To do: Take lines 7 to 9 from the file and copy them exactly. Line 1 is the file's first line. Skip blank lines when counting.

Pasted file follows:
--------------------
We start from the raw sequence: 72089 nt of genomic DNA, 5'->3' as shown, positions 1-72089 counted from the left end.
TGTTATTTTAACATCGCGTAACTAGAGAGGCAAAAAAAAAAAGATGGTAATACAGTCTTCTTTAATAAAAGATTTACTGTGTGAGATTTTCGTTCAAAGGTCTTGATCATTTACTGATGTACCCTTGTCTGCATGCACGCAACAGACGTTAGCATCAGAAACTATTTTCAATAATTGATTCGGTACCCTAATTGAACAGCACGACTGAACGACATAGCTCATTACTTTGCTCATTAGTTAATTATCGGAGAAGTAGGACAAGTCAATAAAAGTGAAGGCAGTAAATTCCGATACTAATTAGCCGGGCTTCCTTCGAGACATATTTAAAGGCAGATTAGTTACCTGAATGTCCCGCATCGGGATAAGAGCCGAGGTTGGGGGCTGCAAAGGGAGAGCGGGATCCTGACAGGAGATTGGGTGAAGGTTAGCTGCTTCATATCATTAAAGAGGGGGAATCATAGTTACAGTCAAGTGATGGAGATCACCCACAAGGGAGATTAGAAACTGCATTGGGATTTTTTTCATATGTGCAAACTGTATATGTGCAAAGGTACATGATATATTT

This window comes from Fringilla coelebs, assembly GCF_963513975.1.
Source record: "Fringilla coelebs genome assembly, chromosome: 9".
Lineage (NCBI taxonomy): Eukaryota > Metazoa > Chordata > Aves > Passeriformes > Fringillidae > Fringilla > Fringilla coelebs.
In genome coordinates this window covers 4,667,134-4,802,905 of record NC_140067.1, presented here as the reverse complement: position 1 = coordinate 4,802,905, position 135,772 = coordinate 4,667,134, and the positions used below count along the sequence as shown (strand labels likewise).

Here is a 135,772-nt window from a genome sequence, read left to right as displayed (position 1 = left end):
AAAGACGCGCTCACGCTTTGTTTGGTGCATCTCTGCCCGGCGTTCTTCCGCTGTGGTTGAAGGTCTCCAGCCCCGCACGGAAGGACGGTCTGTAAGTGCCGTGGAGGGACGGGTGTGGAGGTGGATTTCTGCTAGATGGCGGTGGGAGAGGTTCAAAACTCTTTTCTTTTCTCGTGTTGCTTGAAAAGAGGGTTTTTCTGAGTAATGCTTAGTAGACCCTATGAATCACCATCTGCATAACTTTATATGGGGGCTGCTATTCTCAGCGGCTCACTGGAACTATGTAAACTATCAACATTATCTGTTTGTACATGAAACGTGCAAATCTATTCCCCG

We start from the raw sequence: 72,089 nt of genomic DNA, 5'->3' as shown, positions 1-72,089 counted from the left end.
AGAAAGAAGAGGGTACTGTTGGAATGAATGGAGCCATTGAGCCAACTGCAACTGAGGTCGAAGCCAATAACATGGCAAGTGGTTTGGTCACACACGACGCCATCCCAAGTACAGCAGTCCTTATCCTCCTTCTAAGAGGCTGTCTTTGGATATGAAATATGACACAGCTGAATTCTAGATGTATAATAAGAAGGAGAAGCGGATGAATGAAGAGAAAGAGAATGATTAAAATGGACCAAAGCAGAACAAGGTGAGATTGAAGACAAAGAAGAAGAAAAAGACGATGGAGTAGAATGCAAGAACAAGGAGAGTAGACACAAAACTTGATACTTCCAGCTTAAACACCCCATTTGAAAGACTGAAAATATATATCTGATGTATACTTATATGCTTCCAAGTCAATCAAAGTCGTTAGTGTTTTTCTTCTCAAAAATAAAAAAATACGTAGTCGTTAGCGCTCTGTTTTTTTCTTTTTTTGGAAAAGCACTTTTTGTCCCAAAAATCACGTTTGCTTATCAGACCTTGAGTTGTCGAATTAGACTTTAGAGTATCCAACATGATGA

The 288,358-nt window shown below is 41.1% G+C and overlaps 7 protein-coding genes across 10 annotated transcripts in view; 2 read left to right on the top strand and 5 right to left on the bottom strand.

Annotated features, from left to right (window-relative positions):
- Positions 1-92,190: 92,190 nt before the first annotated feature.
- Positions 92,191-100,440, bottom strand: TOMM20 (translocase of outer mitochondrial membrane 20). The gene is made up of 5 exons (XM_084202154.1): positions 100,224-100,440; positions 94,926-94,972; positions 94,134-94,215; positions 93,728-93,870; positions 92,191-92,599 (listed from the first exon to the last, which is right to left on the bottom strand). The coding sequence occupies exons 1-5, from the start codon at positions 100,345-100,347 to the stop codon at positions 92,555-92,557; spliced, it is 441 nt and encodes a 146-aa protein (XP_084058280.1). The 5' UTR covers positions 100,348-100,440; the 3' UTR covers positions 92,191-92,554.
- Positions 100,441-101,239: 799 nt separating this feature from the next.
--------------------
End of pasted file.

Here is a 135,772-nt window from a genome sequence, read left to right as displayed (position 1 = left end):
AAAGACGCGCTCACGCTTTGTTTGGTGCATCTCTGCCCGGCGTTCTTCCGCTGTGGTTGAAGGTCTCCAGCCCCGCACGGAAGGACGGTCTGTAAGTGCCGTGGAGGGACGGGTGTGGAGGTGGATTTCTGCTAGATGGCGGTGGGAGAGGTTCAAAACTCTTTTCTTTTCTCGTGTTGCTTGAAAAGAGGGTTTTTCTGAGTAATGCTTAGTAGACCCTATGAATCACCATCTGCATAACTTTATATGGGGGCTGCTATTCTCAGCGGCTCACTGGAACTATGTAAACTATCAACATTATCTGTTTGTACATGAAACGTGCAAATCTATTCCCCG

We start from the raw sequence: 72,089 nt of genomic DNA, 5'->3' as shown, positions 1-72,089 counted from the left end.